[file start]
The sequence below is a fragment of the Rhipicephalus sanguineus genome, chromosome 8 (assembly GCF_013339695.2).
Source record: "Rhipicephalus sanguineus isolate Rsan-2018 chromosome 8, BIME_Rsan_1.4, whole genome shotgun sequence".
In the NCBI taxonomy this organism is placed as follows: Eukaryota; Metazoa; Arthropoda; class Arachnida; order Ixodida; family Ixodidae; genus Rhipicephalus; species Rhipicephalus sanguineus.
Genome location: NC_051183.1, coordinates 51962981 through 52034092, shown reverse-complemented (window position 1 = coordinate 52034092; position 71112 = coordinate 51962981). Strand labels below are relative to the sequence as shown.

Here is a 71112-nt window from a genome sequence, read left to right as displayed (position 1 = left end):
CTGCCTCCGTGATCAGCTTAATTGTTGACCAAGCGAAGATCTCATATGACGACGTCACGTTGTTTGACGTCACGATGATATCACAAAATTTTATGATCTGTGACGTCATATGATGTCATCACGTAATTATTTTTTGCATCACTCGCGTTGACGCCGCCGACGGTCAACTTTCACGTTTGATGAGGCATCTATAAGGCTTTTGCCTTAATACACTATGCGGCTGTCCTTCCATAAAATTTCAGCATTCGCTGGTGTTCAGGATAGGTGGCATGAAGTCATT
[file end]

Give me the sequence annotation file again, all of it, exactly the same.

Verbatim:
The sequence below is a fragment of the Rhipicephalus sanguineus genome, chromosome 8 (assembly GCF_013339695.2).
Source record: "Rhipicephalus sanguineus isolate Rsan-2018 chromosome 8, BIME_Rsan_1.4, whole genome shotgun sequence".
In the NCBI taxonomy this organism is placed as follows: Eukaryota; Metazoa; Arthropoda; class Arachnida; order Ixodida; family Ixodidae; genus Rhipicephalus; species Rhipicephalus sanguineus.
Genome location: NC_051183.1, coordinates 51962981 through 52034092, shown reverse-complemented (window position 1 = coordinate 52034092; position 71112 = coordinate 51962981). Strand labels below are relative to the sequence as shown.

Here is a 71112-nt window from a genome sequence, read left to right as displayed (position 1 = left end):
CTGCCTCCGTGATCAGCTTAATTGTTGACCAAGCGAAGATCTCATATGACGACGTCACGTTGTTTGACGTCACGATGATATCACAAAATTTTATGATCTGTGACGTCATATGATGTCATCACGTAATTATTTTTTGCATCACTCGCGTTGACGCCGCCGACGGTCAACTTTCACGTTTGATGAGGCATCTATAAGGCTTTTGCCTTAATACACTATGCGGCTGTCCTTCCATAAAATTTCAGCATTCGCTGGTGTTCAGGATAGGTGGCATGAAGTCATT